The Size Conundrum: Why Online Knowledge Markets Can Fail at Scale

Knowledge Market

Why did Yahoo Answers fail? Why is Stack Overflow declining? Will Quora survive in 2020?

When are community question answering (CQA) platforms like StackExchange, sustainable? In our recent paper at the Web conference, we investigate CQA sustainability from an economic perspective–providing insights on their successes and failures through an interpretable model. Our key idea is to interpret CQA platforms as markets, where participants exchange knowledge. We used this “knowledge market” perspective to analyze the question answering sites on StackExchange, and showed that the content generation in StackExchanges can be captured through Cobb-Douglas model–a production model from Economics. Our model provides intuitive explanation for the successes and failures of knowledge markets through the concept of economies and diseconomies.

Figure 1: Cobb-Douglas model can predict economies (diseconomies) of scale–whether the ratio of answers to questions will increase (decease) with the increase in number of users. We present the economies and diseconomies of scale in three StackExchanges: SUPERUSER (strong diseconomies), PUZZLING (weak economies), and CSTHEORY (strong economies). Most StackExchanges exhibit diseconomies of scale.

Modeling Content Generation in Knowledge Market

In a knowledge market, users generate different types of content such as questions, answers and comments. Content in these markets exhibit dependencies, e.g., answers depends on questions, and comments depend on questions and answers. We combine user participation and content dependency to model content generation in knowledge markets. To this end, we use production functions, which are a natural way to model output in a market. These functions involve two components, a basis function (Figure 2) and an interaction type (Figure 3). We consider three possible basis: exponential, power, and sigmoid; and four possible interaction types: essential, interactive essential, antagonistic, and substitutable. Considering these choices, we found that the combination of power basis and interactive essential interaction provides the best fit to our dataset for all StackExchanges. In economics, this combination is known as the Cobb-Douglas model.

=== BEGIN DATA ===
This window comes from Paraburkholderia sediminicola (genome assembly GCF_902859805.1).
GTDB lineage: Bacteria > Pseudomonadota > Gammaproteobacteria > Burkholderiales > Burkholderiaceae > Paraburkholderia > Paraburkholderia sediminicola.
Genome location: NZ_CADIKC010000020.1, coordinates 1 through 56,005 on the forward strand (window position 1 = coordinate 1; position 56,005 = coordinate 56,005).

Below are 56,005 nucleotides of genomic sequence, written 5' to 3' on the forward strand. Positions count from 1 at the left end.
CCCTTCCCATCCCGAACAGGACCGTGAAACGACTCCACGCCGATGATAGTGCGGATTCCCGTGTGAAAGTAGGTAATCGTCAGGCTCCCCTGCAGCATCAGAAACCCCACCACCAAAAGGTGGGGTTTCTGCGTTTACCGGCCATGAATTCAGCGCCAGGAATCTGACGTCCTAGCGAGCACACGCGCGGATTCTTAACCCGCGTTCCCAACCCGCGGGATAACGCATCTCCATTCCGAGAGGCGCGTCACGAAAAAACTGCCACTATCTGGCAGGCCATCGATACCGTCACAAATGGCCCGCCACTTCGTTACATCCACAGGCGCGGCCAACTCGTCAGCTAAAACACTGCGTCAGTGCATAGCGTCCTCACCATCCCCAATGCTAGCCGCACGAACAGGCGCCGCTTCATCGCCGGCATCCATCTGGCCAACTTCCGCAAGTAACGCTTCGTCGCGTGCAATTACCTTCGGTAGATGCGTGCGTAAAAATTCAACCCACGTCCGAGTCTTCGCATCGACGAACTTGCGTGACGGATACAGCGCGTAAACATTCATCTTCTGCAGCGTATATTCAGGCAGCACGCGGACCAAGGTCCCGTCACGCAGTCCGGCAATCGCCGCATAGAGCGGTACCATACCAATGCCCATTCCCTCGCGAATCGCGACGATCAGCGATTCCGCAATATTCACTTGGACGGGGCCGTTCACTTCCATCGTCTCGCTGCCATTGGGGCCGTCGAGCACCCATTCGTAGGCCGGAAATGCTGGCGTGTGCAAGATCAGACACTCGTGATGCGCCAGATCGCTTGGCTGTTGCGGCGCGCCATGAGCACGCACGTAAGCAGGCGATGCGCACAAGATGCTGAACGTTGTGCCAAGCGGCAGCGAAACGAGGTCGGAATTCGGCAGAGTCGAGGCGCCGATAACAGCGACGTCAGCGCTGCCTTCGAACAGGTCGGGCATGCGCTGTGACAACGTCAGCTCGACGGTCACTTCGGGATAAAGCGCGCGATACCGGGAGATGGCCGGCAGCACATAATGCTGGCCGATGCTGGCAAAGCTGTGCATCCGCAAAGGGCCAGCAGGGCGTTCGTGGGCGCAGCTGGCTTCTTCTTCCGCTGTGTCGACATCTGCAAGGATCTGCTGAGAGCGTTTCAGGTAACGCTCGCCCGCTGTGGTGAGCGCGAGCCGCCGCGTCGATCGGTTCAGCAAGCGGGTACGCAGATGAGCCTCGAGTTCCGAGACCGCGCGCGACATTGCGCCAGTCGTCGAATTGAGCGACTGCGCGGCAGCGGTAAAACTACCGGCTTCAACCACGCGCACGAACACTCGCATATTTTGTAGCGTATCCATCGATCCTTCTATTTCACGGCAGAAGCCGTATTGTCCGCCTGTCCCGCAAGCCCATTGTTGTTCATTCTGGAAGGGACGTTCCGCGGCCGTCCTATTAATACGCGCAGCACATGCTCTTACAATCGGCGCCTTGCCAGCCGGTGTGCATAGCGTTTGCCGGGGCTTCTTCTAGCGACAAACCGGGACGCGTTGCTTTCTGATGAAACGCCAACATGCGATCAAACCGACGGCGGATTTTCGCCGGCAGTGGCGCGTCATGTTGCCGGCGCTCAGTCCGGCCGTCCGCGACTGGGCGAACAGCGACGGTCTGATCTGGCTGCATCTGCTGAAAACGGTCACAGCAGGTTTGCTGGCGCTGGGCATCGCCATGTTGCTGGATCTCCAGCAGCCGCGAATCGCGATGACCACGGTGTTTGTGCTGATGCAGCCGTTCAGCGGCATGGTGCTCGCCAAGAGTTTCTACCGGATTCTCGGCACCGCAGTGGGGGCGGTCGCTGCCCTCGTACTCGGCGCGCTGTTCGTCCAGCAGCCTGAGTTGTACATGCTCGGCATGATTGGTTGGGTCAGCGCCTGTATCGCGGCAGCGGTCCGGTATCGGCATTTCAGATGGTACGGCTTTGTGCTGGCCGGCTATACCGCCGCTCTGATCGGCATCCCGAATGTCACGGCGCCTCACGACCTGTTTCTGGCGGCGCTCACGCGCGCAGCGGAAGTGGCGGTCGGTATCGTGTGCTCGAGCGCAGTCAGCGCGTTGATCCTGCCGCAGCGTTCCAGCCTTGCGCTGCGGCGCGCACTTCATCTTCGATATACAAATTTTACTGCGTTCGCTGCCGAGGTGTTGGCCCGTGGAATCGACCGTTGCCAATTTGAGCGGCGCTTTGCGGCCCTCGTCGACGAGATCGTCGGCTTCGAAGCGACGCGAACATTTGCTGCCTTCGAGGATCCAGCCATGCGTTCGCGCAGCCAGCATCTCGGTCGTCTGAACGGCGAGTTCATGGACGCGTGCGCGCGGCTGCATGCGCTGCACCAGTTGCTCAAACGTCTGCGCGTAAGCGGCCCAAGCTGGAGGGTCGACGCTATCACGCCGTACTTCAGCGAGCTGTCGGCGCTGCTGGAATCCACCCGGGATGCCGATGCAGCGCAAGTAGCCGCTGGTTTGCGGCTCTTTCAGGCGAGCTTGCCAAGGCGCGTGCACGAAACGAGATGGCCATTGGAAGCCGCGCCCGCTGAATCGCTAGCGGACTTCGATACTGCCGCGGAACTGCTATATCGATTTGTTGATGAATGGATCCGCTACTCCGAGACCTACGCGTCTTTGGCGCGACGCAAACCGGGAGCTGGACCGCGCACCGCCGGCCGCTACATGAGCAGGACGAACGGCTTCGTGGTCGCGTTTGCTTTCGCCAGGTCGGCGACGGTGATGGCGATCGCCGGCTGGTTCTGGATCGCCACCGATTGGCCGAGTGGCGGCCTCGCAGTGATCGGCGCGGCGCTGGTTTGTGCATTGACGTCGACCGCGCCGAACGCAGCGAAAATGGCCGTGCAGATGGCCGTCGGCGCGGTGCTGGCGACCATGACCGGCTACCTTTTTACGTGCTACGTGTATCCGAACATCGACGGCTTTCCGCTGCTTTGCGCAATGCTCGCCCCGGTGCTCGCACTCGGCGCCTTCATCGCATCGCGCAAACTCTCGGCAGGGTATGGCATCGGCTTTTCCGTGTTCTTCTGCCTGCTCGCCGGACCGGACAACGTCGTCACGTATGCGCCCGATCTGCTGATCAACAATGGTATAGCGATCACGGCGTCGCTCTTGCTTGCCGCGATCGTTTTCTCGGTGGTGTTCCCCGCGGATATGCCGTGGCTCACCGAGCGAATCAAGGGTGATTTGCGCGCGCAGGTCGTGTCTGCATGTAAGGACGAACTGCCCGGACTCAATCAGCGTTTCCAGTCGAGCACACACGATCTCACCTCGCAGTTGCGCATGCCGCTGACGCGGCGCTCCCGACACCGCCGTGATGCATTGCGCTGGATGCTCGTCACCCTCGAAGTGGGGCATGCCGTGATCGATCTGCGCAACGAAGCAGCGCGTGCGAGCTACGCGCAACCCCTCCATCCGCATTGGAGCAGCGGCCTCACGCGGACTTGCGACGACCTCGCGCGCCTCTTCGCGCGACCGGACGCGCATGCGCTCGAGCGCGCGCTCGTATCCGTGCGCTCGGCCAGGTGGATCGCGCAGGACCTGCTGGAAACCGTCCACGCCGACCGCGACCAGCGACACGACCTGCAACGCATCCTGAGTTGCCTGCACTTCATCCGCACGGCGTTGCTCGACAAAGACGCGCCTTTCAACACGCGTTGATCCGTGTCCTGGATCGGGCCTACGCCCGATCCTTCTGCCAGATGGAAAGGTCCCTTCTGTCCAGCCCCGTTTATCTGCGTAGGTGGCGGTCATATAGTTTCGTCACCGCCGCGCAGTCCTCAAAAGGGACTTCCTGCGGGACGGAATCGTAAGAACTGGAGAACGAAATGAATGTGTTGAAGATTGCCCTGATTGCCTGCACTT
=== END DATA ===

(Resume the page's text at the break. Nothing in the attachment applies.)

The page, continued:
Figure 2: A basis function captures the relationship between an input and output, e.g., how the number of questions affect the number of answers.

Figure 3: An interaction types capture how different inputs interact to produce an output, e.g., how the number of questions and number of answerers interact to generate number of answers.

Key Findings

Our model asserts that, for most StackExchanges, the aggregate user behavior changes with the size of user community. Figure 4 shows how answering behavior in ANDROID StackExchange changes with community size. Specifically, as the community grows, the users who join more recently are likely to contribute fewer answers compared to those who joined at an early stage. This phenomena is true for most StackExchanges, with varying strength. The larger communities tend to behave similar to ANDROID. Now, why do we observe such size dependent distribution of user behavior? It turns out, in StackExchanges, there’s a core group of users who substantially contribute answers for a long period. The size of this core does not grow in proportion to the community size, which causes the size dependent distribution, which in turn causes diseconomies–ratio of answer to question declines with the increase in community size.

Figure 4: Size dependent distribution of answering behavior in ANDROID StackExchange. Users who join more recently are likely to contribute fewer answers compared to those who joined at an early stage.


Paper: The Size Conundrum: Why Online Knowledge Markets Can Fail at Scale
Slides: Google Drive
Data and Code: GitHub Repository

author = {Dev, Himel and Geigle, Chase and Hu, Qingtao and Zheng, Jiahui and Sundaram, Hari},
title = {The Size Conundrum: Why Online Knowledge Markets Can Fail at Scale},
booktitle = {Proceedings of the 2018 World Wide Web Conference on World Wide Web, (WWW 2018)},
pages = {65--75},
year = {2018}}